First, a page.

1. Melanie Brittingham says:

    This applies to mothers of children with disabilities in general…not just Autism. My child has severe Cerebral Palsy and I feel like I’ve been at war since the day he was born. I’m exhausted, but love my son dearly. I could definitely use a more flexible employer and more sleep though.

  2. Scott AU Crawley says:

    But single autism dads with both kids also being diabetic, we have no stress, right?

  3. Bonnie says:

    this applies to moms of children with disabilities, NOT just ASD parents!!!

  4. Angeleta Banks says:

    This is a very good article. My son is 27 years old. He has a multitude of development disabilities and medical issues. I am a single parent also. Life is such a challenge with a special need a individual.

  5. Kay says:

    No, this applies to Moms with ASD because this essay and study was done with moms who have children with asd. NOt moms who have children with a disability. I’m sure this does apply to every parent with a child who is disabled. But this particular article in its context applies to it’s main topic. Mom’s with children who have asd have stress comparable to combat sodliers.

  6. Kkb says:

    @kay. Good point it’s important to remind people of the scope of the research. Thats not to diminish the stress of other parents of kids with disabilities. We who are that …we know those stresses. Take care of yourselves out there all moms and dads. Your kids need you healthy. Thumbs up!

  7. Christy Zartler says:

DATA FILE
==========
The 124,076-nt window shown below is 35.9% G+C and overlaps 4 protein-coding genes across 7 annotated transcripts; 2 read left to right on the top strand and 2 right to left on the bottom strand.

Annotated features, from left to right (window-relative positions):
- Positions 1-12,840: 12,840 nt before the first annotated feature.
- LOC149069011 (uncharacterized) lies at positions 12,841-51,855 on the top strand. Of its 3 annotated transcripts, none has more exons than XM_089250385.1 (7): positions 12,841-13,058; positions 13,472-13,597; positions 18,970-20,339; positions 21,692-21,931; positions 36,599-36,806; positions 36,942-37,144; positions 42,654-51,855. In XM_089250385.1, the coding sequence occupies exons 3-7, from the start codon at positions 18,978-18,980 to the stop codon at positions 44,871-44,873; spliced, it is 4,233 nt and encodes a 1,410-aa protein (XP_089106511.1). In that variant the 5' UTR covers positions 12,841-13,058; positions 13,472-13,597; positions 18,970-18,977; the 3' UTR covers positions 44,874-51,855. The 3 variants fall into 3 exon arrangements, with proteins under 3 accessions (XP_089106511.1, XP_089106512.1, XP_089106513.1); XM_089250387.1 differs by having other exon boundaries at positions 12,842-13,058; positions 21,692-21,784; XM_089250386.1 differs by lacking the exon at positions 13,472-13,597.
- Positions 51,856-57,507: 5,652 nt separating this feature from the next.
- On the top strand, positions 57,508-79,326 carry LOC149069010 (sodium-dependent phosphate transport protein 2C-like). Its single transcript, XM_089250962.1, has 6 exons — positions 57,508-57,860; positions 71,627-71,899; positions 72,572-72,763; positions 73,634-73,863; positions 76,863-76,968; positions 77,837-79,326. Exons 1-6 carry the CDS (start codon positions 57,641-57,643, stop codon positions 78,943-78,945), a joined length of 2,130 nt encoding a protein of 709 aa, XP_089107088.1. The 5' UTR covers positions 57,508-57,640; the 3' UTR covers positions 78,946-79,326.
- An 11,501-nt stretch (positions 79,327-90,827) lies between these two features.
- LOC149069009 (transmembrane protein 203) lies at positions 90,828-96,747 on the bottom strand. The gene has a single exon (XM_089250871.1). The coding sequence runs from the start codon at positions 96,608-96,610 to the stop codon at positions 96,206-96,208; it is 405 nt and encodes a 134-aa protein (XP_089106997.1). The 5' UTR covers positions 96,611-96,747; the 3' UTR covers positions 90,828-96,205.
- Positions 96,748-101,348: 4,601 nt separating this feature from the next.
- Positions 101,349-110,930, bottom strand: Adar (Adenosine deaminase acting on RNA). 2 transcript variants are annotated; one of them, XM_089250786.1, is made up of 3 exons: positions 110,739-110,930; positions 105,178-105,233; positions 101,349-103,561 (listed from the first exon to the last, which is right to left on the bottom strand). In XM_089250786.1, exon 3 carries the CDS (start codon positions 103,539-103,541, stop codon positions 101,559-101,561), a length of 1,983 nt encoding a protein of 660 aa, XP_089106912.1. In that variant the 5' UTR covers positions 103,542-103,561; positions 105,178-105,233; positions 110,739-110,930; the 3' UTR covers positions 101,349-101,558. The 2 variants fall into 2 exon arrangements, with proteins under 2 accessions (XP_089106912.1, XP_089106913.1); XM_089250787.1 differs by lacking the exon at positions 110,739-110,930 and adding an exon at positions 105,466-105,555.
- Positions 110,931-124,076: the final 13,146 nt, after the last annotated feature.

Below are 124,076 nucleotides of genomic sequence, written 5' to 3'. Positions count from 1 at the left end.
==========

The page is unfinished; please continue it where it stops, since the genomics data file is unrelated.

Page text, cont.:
I am a Mother of a 15 yr old who is severely autistic. She also has Cerebral Palsy. She has Self Injurious Behavior. She can injure anyone around her. I’ve been hospitalized because she almost bit my finger off. Usually bites are in larger soft tissue areas on my body not needing medical attention (I’m an RN). It was an eye opener, when the ER doc said, “How many times have you been bitten”? She was 12 yrs old at that time… She is non-verbal, but knows how to get a message across! She sure can be a sassy tart! :)

  8. Robin Gavin says:

    Being a parent of an child with autism can be a beautiful thing at times. When that child has emotional problems it can be hell. Trying to make a child with autism happy when they are alone and have nothing to do is close to impossible. My child is now 23 and is at home with me. I have been in contact with DDD and they have done nothing for me at all. She needs to be in a program doing things she likes. She loves animals and art. I am constantly buying her things to do and work with. I had her work on a horse farm once and she loved it. When that stopped she was sad again. I now have to watch her in a depressed state and she blames me for it. I have two other children on top of that I have a child who is grown and need meds and will not take them. Her mental state is not good at all and on top of that I have a 16 year old son who is not getting much of my time because of the other two. I am at the end of my rope at times. My stress is so bad at times that my hole body hurts.